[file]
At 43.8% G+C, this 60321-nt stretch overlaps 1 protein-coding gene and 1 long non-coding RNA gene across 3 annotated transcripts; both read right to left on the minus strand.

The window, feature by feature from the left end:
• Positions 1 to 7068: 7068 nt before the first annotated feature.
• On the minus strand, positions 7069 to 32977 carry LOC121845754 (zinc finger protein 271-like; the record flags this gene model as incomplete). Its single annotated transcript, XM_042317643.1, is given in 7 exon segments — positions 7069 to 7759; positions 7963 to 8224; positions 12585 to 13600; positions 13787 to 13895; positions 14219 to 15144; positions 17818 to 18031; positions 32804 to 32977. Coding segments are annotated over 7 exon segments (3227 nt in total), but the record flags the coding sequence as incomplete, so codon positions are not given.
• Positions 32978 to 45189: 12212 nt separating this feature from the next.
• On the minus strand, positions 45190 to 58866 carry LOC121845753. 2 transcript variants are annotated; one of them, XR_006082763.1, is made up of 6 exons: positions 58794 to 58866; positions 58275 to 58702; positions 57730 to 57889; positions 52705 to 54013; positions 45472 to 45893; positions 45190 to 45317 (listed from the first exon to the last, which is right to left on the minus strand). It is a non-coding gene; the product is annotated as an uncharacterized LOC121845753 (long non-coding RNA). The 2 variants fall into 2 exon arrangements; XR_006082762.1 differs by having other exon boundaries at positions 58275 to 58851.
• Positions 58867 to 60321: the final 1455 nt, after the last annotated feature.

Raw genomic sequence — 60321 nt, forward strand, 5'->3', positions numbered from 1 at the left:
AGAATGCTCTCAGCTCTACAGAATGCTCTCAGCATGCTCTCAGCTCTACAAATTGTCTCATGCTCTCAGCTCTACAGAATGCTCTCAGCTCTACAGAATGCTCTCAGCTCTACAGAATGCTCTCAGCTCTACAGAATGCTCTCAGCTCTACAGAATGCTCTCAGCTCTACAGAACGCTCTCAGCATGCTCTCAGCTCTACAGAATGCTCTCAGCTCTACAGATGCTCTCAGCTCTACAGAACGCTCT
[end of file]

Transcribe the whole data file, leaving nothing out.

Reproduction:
At 43.8% G+C, this 60321-nt stretch overlaps 1 protein-coding gene and 1 long non-coding RNA gene across 3 annotated transcripts; both read right to left on the minus strand.

The window, feature by feature from the left end:
• Positions 1 to 7068: 7068 nt before the first annotated feature.
• On the minus strand, positions 7069 to 32977 carry LOC121845754 (zinc finger protein 271-like; the record flags this gene model as incomplete). Its single annotated transcript, XM_042317643.1, is given in 7 exon segments — positions 7069 to 7759; positions 7963 to 8224; positions 12585 to 13600; positions 13787 to 13895; positions 14219 to 15144; positions 17818 to 18031; positions 32804 to 32977. Coding segments are annotated over 7 exon segments (3227 nt in total), but the record flags the coding sequence as incomplete, so codon positions are not given.
• Positions 32978 to 45189: 12212 nt separating this feature from the next.
• On the minus strand, positions 45190 to 58866 carry LOC121845753. 2 transcript variants are annotated; one of them, XR_006082763.1, is made up of 6 exons: positions 58794 to 58866; positions 58275 to 58702; positions 57730 to 57889; positions 52705 to 54013; positions 45472 to 45893; positions 45190 to 45317 (listed from the first exon to the last, which is right to left on the minus strand). It is a non-coding gene; the product is annotated as an uncharacterized LOC121845753 (long non-coding RNA). The 2 variants fall into 2 exon arrangements; XR_006082762.1 differs by having other exon boundaries at positions 58275 to 58851.
• Positions 58867 to 60321: the final 1455 nt, after the last annotated feature.

Raw genomic sequence — 60321 nt, forward strand, 5'->3', positions numbered from 1 at the left:
AGAATGCTCTCAGCTCTACAGAATGCTCTCAGCATGCTCTCAGCTCTACAAATTGTCTCATGCTCTCAGCTCTACAGAATGCTCTCAGCTCTACAGAATGCTCTCAGCTCTACAGAATGCTCTCAGCTCTACAGAATGCTCTCAGCTCTACAGAATGCTCTCAGCTCTACAGAACGCTCTCAGCATGCTCTCAGCTCTACAGAATGCTCTCAGCTCTACAGATGCTCTCAGCTCTACAGAACGCTCT